Published February 20, 2013
Large companies have crunched numbers for years, using consumer-spending habits and other insights to steer customers toward products and target users.
But now a group of startups are helping smaller businesses find cost-effective ways to use their data to serve customers and improve their bottom line.
Recently, Jetpac, a free iPad app that turns your friends' photos into a customized travel magazine, wanted a way to find its users' best images, said founder and chief technology officer Pete Warden. But instead of saddling its team with the project, Jetpac wanted to hire data experts to help. So they sponsored a contest on Kaggle, a platform for data science competitions. Within three weeks, the competition's top three teams had more than 85 percent accuracy in finding the best photos, and Jetpac had a solution to its photo quality problem.
"It helped us speed up our development and get a better result much faster than if we'd done it as an internal project," Warden said. "It was pretty crucial for our product and it made a massive change in terms of the satisfaction the users were reporting."
While Kaggle mostly works with larger companies that have accumulated more data, it's the smaller businesses that often don't need - or can't afford - a full-time data scientist, said Kaggle founder and CEO Anthony Goldbloom. While some small businesses might balk at the expense of data - and hiring an in-house data scientist is certainly costly - business owners said the price of online data tools was worthwhile. Warden of Jetpac said that, at $5,000, the Kaggle competition was "a bargain."
Then there are the small businesses specializing in carving a niche out of handling big data. When the brand-building agency Powerhouse Factories grew tired of using Microsoft Excel to manage customer data, it turned in 2007 to Tableau, a business analytics firm that creates software to help customers understand their data. In a recent collaboration, Tableau helped Powerhouse Factories show a client data detailing problems with queuing in their checkout lines, said Michael Cristiani of the analytics and data visualization group at Powerhouse Factories. Powerhouse Factories also used Tableau to show a client how their Facebook (FB) messages were affecting sales and customer engagement.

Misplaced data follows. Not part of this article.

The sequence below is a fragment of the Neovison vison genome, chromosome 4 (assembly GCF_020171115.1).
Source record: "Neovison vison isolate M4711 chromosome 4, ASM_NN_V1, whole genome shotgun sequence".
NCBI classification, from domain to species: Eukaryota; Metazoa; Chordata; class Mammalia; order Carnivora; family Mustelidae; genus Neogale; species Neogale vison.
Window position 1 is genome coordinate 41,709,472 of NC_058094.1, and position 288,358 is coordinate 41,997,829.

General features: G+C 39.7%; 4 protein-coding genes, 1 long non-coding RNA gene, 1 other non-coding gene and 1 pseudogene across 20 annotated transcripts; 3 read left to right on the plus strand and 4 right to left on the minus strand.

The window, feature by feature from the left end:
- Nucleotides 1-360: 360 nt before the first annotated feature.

As a business with about 50 employees, including about a half-dozen who use Tableau daily, Cristiani said Tableau's software was appealing because it didn't require their company or clients to have a big information technology infrastructure. "The world runs on data and analytics," Cristiani said. And small businesses aren't starving for data - they've already got it. "They're starving for the insights," he said.
Small companies don't need a trained information technology specialist to run the software, said Elissa Fink, Tableau's chief marketing officer. Cristiani boasts that Tableau released Powerhouse Factories from the perpetual back-and-forth with clients because the company works with its customers on Tableau servers.
Data is not just for tech companies. Chad Burns, owner of Farmstead Table, a farm-to-table restaurant outside Boston that opened in August, uses the online service Swipely to process credit card payments and track customer data, such as birthdays and anniversaries, favorite meals, restaurant spending and even the day and time they visit. "Say it's one of our best customers and they come every Saturday night and they love the salmon dish," Burns said. "If I get salmon in, I can send them a note and let them know I have their favorite dish."
Data from Swipely helps the time-crunched restaurant owner target customers with the right messages and garner repeat business, Burns said. "I still cook every single day," he said. "The Swipely system captures all the personal information, all the things that we don't necessarily have time to capture ourselves." It can also show merchants how their social media activity - and even the weather - affects daily sales.
Story to College, a startup that helps students write college application essays, uses a combination of student evaluations and the tried and true data analysis tool Google Analytics, which culls data from the company's website, to measure the outcomes of its courses and online tools, said founder and chief executive Carol Barash. By tracking students on the Web site, Barash learned how frequently they clicked on its stress reduction resources. "They use those exercises a lot," she said. "We watched where they were spending their time and it clued us in to where we should develop more content."
Using data in your business takes patience, Barash said. "You don't always get the quick answer," she said. "The answers might not be obvious." If a data point is surprising, she said, take time to consider what the data show and possible next steps. "If you take action too quickly," Barash said, "it might not be the right action."
(The author is a Reuters contributor)
(Editing by John Peabody, Ryan McCarthy and Brian Tracey)